Judge Harris, dismissing the petition without a hearing, found the applicant's sixth contention to have been 'finally litigated and found to be without merit in the post conviction application previously denied by Judge Cardin.' Our view is that this contention cannot be deemed to have been finally litigated under the provisions of Md.Code, Art. 27, § 654A (b) as there has been no decision on the merits thereof by the Court of Appeals or this Court either upon direct appeal or upon consideration of an application for leave to appeal under post conviction proceedings, or by a court of original jurisdiction upon a petition for a writ of habeas corpus or writ of error coram nobis.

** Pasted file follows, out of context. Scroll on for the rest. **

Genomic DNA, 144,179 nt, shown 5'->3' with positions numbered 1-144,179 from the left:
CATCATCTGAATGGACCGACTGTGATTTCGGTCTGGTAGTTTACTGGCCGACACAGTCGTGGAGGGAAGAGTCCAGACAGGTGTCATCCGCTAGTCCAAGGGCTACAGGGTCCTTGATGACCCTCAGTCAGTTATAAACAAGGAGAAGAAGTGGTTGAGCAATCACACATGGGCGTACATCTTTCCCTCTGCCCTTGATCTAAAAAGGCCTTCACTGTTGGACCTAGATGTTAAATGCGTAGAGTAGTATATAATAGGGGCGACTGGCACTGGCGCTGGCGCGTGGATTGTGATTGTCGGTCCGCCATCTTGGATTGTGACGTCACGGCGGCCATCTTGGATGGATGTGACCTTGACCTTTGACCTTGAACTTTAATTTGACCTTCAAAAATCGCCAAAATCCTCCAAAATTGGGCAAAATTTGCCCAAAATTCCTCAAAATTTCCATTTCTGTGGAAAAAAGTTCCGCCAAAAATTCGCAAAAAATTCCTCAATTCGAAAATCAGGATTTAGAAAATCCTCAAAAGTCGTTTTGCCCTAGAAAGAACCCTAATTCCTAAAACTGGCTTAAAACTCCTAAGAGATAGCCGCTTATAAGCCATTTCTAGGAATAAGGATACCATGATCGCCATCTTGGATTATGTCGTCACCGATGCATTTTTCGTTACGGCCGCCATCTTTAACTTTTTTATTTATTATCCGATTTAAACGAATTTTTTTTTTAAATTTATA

Neither has the applicant waived the allegation. An allegation of error is to be deemed waived when a petitioner could have made, but knowingly and intelligently failed to make the allegation before trail, at trial, on direct appeal (whether or not the petitioner actually took such an appeal), in any habeas corpus or coram nobis proceeding actually instituted by the petitioner, in a prior petition under this subtitle, or in any other proceeding actually in stituated by said petitioner, unless the failure to make the allegation is excused because of special circumstances. Md.Code, Art. 27, § 645A (c). The allegation which we are now considering, viz., incompetence of the applicant's trial counsel, clearly could not have been raised before trial. Although it could have been raised at trial, it does not have to be raised at trial in order to be available as a ground for post conviction relief. Galloway v. Warden, 2 Md.App. 467, 469, 470, 235 A.2d 309 (1967) (by implication); Waller v. Director, 244 Md. 229, 231-232, 223 A.2d 265 (1966); Hyde v. Warden, 235 Md. 641, 646, 202 A.2d 382 (1964). Thus it is evidence that failure to raise the contention at trial does not result in its waiver. Although the applicant did prosecute a direct appeal from his conviction and failed to raise the issue of incompetence of counsel, such failure does not amount to waiver, for this Court has not entertained such issue on direct appeal where it was not raised below. Hammer v. State, 3 Md.App. 96, 238 A.2d 567 (1968); Harris v. State, 2 Md.App. 408, 409, 234 A.2d 781 (1967). The applicant has not instituted any habeas corpus or coram nobis proceeding. He has not failed to raise the contention in his prior post conviction petition. He has not actually instituted any other proceeding regarding his conviction.